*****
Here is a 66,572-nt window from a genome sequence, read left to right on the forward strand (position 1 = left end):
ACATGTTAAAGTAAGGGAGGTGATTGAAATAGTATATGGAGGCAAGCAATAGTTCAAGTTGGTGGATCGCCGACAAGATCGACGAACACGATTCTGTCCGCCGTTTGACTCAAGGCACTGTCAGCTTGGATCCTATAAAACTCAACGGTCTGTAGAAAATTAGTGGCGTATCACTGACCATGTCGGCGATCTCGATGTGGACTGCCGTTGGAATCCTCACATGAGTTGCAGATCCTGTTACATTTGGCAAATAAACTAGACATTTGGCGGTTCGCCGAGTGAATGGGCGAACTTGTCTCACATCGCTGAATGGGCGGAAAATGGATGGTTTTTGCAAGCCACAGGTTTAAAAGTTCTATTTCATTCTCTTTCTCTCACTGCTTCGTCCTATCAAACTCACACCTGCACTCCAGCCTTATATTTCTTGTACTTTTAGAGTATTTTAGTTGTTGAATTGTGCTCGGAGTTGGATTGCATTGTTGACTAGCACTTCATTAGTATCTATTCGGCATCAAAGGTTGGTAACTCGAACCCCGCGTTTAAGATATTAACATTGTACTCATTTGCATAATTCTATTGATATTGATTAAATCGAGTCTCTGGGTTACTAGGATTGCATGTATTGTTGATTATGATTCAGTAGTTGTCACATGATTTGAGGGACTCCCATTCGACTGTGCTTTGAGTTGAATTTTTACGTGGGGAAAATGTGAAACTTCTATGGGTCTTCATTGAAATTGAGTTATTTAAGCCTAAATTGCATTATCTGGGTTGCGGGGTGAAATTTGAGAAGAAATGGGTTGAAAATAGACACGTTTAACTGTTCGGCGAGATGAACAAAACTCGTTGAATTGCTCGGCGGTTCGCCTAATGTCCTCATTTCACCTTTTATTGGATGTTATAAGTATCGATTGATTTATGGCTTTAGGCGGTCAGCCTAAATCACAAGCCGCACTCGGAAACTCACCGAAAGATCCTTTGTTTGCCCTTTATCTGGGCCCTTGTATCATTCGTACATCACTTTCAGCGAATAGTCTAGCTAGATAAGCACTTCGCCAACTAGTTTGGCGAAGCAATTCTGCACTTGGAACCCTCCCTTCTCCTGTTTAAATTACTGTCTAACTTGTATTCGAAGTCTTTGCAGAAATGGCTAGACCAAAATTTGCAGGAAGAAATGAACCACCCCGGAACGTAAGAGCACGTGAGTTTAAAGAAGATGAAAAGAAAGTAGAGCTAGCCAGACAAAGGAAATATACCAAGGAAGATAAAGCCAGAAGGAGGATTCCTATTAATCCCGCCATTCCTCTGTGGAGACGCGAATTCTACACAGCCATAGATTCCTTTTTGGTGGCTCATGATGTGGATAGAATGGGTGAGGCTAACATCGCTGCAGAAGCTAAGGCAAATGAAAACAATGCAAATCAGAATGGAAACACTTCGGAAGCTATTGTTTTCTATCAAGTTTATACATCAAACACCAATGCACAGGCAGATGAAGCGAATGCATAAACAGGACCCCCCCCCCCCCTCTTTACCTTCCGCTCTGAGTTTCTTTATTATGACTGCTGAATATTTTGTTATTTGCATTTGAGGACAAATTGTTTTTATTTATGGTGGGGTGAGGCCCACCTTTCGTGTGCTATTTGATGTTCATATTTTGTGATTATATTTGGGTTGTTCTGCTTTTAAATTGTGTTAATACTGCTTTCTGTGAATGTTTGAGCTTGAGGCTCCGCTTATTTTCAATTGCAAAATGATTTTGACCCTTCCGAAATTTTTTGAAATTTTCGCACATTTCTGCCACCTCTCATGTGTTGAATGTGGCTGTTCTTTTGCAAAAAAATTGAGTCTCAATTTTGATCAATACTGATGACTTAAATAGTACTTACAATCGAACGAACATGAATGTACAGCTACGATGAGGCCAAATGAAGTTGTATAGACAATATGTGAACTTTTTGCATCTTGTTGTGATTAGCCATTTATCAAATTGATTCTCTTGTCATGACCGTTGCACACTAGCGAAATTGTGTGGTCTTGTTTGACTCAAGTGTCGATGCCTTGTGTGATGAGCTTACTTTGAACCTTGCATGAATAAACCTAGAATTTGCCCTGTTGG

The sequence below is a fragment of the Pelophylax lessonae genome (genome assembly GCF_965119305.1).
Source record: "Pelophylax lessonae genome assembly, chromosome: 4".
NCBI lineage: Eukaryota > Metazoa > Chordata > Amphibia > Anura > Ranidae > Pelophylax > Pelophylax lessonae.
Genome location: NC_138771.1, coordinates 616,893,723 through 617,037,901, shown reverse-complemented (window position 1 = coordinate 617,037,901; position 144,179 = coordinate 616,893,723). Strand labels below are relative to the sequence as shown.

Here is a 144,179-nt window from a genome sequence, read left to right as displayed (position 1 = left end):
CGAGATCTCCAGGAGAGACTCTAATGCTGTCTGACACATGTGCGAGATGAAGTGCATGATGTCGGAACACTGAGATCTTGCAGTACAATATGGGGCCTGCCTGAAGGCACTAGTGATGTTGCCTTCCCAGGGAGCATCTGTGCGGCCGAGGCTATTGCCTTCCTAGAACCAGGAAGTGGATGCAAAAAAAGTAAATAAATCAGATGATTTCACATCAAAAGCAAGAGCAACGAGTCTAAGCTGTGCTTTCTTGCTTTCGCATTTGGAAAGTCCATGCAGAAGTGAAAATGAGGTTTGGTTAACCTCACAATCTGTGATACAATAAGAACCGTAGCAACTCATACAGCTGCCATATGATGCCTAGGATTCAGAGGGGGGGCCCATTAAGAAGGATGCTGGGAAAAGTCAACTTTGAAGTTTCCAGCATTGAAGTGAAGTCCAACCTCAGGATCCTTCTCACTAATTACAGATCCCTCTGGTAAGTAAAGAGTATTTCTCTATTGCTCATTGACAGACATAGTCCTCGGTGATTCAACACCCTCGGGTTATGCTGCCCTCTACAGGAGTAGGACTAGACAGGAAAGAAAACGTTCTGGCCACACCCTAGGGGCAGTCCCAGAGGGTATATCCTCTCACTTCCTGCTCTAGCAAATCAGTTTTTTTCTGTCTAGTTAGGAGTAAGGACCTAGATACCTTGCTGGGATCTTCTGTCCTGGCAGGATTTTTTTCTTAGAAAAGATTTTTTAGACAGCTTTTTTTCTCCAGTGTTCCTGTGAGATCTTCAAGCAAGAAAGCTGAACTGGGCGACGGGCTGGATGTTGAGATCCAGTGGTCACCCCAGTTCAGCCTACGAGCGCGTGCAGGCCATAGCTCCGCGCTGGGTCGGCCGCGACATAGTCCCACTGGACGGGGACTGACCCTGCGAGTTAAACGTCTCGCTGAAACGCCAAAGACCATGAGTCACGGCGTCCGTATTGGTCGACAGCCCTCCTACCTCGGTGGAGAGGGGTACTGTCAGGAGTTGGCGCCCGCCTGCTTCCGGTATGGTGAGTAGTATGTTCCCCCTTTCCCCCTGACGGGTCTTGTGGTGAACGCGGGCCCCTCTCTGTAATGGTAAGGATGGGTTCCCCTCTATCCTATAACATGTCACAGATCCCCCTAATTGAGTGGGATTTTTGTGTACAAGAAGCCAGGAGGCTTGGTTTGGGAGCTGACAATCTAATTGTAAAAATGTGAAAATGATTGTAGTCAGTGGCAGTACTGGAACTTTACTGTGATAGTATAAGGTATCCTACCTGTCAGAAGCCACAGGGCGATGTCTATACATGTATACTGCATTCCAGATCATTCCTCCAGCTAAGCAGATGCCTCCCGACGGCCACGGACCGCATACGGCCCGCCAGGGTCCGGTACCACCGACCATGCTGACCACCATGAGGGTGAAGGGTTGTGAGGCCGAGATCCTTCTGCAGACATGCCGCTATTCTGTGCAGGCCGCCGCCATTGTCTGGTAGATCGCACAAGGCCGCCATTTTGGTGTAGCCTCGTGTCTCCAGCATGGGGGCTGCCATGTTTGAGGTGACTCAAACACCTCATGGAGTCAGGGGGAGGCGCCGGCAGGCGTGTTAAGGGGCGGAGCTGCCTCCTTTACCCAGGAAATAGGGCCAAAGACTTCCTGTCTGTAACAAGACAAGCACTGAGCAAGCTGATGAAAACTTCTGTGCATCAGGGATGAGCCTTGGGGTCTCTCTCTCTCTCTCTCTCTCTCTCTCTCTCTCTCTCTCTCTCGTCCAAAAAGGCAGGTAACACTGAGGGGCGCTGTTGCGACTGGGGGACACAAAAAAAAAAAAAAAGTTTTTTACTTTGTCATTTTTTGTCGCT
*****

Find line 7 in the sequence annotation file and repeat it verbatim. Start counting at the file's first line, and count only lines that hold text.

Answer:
Here is a 144,179-nt window from a genome sequence, read left to right as displayed (position 1 = left end):